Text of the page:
The abstract of the paper published in PeerJ sums up the findings nicely:
Zinc levels in artificial seawater are often unnaturally elevated, and thus potentially toxic to aquacultured corals. However, our knowledge of how zinc affects corals is still limited. We tested the effects of zinc supplementation (0, 1, 10 and 100 µg L–1) on health, growth, NDVI (a proxy for chlorophyll a) and overall colouration of the stony coral Stylophora pistillata. After two weeks, no signs of necrosis were observed in any of the treatments. However, at 100 µg L–1, we detected a considerable ~62% growth reduction compared to zinc levels of 0 to 10 µg L–1. In addition, NDVI was significantly reduced by ~36% at 100 µg L–1 zinc, indicating loss of chlorophyll a. Zinc did not affect coral colouration in general, although reflection intensity increased markedly at 100 µg L–1, most likely due to a loss of chlorophyll a. In conclusion, the No Observed Effect Concentration (NOEC) after a two–week zinc exposure was 10 µg L–1 for S. pistillata. Our results show that potentially toxic metals such as zinc, found in commercial sea salts and supplements, can have detrimental effects on corals. Therefore, we recommend regular monitoring and restrained supplementation of zinc in coral aquaculture system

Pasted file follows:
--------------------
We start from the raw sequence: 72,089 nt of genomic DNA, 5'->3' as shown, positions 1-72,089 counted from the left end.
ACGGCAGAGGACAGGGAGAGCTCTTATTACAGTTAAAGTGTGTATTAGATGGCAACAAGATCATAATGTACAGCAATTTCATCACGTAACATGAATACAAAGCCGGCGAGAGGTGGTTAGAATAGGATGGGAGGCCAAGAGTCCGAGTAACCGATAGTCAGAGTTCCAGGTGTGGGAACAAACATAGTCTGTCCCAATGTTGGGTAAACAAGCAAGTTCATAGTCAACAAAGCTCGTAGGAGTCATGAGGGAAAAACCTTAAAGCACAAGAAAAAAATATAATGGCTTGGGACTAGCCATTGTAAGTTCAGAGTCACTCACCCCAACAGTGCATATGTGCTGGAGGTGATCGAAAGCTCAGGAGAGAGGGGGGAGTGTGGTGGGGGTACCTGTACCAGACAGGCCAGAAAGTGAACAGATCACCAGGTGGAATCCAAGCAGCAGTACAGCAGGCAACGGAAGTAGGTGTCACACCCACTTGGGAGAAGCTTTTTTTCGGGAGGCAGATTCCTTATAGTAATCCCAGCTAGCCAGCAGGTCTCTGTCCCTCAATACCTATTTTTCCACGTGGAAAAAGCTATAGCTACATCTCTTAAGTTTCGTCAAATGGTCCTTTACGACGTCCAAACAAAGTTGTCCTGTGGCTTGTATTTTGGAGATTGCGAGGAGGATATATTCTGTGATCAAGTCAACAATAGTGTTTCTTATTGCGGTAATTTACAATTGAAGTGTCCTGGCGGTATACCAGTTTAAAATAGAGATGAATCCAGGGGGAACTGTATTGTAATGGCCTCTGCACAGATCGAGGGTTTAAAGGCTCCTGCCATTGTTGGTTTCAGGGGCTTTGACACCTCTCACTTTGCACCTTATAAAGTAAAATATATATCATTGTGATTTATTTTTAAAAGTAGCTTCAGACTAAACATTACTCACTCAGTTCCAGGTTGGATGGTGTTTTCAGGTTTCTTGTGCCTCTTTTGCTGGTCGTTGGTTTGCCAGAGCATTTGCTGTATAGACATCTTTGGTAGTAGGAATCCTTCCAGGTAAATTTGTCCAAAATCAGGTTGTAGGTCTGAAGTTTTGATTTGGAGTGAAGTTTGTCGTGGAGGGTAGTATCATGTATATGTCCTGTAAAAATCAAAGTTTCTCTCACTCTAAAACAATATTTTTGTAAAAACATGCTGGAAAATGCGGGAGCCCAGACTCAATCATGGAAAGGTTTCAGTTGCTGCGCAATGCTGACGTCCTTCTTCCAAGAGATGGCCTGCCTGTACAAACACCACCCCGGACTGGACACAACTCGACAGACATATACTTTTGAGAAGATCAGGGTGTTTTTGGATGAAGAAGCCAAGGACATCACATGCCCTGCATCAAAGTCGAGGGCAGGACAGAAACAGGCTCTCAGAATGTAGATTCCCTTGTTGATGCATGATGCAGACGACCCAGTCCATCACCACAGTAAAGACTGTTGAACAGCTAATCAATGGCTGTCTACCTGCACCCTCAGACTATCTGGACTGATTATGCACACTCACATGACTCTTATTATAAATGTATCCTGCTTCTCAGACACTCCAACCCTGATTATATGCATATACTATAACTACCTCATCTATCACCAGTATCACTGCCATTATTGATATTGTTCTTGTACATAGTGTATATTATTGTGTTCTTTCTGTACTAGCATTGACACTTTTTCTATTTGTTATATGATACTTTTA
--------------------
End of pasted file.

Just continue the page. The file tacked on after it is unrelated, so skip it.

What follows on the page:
The study reinforces the idea that essential elements can become deleterious in higher-than-natural concentrations. Reefkeepers and aquaculturists all understand the importance of keeping chemical and physical parameters close to natural seawater. Yet, there are still a lot we don’t understand about how specific elements and chemicals effect our captive animals.
And this is why science matters and must be supported